Reading further, I learn we’re actually talking about the very human emotions that drive consumer confidence, namely fear and greed.
It’s something that any investor who’s lived through a few market cycles will have a strong view on, though that doesn’t mean they necessarily know when the wheel will turn again.
It is the US where those ‘spirits’ appear strongest. In the eighth year of an equity bull market – with the S&P 500 having delivered a quite extraordinary 330% since the lows of March 2009 – there’s reason to believe the ‘greed is good’ Gekkoism has won out.
Of course, others will claim this rally hasn’t quite worked that way. After all an industry that now prides itself on the foundations of targeted return and risk-rated funds is nothing but the embodiment of the ‘cautious optimism’ mantra that’s held sway ever since the dawn rose after Lehman’s fell.
For fixed income, the good times go back even further – though, like a proud lady of an unspecified vintage, the long-running bond bull market never seems to age beyond 30.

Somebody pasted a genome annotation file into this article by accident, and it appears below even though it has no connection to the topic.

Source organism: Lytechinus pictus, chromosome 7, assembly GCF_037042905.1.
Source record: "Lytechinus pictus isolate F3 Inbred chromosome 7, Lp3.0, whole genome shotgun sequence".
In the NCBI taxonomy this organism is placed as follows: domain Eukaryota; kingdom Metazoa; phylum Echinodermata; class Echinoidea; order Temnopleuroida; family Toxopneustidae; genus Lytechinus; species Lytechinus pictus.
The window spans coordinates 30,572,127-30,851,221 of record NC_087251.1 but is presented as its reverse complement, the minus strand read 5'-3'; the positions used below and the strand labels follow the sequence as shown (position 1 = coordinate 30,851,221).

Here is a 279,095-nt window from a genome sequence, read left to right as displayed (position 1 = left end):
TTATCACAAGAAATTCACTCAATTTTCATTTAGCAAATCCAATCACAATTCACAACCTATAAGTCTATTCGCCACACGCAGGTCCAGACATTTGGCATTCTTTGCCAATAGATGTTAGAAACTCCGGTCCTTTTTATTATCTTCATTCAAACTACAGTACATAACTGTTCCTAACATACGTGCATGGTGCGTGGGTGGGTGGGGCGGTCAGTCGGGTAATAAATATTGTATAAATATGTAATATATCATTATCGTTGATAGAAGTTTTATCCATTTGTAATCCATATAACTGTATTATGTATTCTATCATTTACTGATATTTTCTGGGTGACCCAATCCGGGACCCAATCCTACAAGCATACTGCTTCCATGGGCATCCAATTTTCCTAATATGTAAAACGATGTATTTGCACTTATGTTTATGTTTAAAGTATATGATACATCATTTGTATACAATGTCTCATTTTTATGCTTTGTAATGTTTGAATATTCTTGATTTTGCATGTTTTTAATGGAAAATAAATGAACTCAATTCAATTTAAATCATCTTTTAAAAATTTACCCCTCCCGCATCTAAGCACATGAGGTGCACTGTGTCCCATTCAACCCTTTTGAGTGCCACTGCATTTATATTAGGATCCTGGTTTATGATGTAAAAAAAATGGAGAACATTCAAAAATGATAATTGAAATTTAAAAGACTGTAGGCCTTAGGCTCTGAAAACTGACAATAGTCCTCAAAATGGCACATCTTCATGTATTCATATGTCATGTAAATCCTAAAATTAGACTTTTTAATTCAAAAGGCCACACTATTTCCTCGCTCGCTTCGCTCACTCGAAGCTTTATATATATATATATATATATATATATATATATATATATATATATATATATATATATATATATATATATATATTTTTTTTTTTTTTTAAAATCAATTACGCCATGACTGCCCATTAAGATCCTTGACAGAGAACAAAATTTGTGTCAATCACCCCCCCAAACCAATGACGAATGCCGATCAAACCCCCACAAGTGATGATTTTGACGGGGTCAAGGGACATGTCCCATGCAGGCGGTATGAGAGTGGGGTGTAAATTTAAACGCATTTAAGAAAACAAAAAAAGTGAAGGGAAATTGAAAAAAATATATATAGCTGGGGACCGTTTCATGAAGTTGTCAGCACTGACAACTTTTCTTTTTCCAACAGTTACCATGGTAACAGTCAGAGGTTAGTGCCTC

"Like a proud lady of an unspecified vintage, the long-running bond bull market never seems to age beyond 30"
Nick Gartside, international CIO of fixed income at JP Morgan Asset Management, explains how he is harnessing optimism in terms of his exposure to US high yield – 26% of his JPM Global Bond Opportunities Fund – where he believes defaults will fall.
“There is a lot of optimism in the US through lower taxes, through an expectation of deregulation, and policies that are business friendly, and rate hikes for the right reason,” he explains.
“I’m a big believer in animal spirits driving economies because the reality is economies are collectives of us. Modelling our individual behaviour is a nightmare, and as consumers we all do very irrational things.”